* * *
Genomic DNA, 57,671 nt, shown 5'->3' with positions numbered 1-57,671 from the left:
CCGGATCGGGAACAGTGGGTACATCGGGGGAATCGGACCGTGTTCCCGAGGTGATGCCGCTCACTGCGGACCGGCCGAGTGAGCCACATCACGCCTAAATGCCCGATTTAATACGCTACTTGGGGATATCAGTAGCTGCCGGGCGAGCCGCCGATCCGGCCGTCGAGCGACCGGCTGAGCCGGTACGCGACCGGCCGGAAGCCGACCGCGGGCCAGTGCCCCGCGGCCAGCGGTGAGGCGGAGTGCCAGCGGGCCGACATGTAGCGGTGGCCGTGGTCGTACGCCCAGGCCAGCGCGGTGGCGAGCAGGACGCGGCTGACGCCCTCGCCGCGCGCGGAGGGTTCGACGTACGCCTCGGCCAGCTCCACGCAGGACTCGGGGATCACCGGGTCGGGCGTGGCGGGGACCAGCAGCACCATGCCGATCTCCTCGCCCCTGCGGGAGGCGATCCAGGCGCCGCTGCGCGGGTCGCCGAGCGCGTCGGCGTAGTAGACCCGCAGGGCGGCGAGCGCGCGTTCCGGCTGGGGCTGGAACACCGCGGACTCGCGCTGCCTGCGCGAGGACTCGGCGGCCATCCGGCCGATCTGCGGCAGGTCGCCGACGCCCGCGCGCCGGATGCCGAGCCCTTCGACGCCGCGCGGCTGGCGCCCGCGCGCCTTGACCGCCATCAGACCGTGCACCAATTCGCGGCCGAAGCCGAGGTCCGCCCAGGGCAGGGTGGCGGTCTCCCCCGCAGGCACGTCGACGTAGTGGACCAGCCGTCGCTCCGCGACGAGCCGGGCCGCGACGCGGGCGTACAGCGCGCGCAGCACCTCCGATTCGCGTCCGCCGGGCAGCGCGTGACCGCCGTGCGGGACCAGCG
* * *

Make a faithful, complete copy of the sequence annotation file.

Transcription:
Genomic DNA, 57,671 nt, shown 5'->3' with positions numbered 1-57,671 from the left:
CCGGATCGGGAACAGTGGGTACATCGGGGGAATCGGACCGTGTTCCCGAGGTGATGCCGCTCACTGCGGACCGGCCGAGTGAGCCACATCACGCCTAAATGCCCGATTTAATACGCTACTTGGGGATATCAGTAGCTGCCGGGCGAGCCGCCGATCCGGCCGTCGAGCGACCGGCTGAGCCGGTACGCGACCGGCCGGAAGCCGACCGCGGGCCAGTGCCCCGCGGCCAGCGGTGAGGCGGAGTGCCAGCGGGCCGACATGTAGCGGTGGCCGTGGTCGTACGCCCAGGCCAGCGCGGTGGCGAGCAGGACGCGGCTGACGCCCTCGCCGCGCGCGGAGGGTTCGACGTACGCCTCGGCCAGCTCCACGCAGGACTCGGGGATCACCGGGTCGGGCGTGGCGGGGACCAGCAGCACCATGCCGATCTCCTCGCCCCTGCGGGAGGCGATCCAGGCGCCGCTGCGCGGGTCGCCGAGCGCGTCGGCGTAGTAGACCCGCAGGGCGGCGAGCGCGCGTTCCGGCTGGGGCTGGAACACCGCGGACTCGCGCTGCCTGCGCGAGGACTCGGCGGCCATCCGGCCGATCTGCGGCAGGTCGCCGACGCCCGCGCGCCGGATGCCGAGCCCTTCGACGCCGCGCGGCTGGCGCCCGCGCGCCTTGACCGCCATCAGACCGTGCACCAATTCGCGGCCGAAGCCGAGGTCCGCCCAGGGCAGGGTGGCGGTCTCCCCCGCAGGCACGTCGACGTAGTGGACCAGCCGTCGCTCCGCGACGAGCCGGGCCGCGACGCGGGCGTACAGCGCGCGCAGCACCTCCGATTCGCGTCCGCCGGGCAGCGCGTGACCGCCGTGCGGGACCAGCG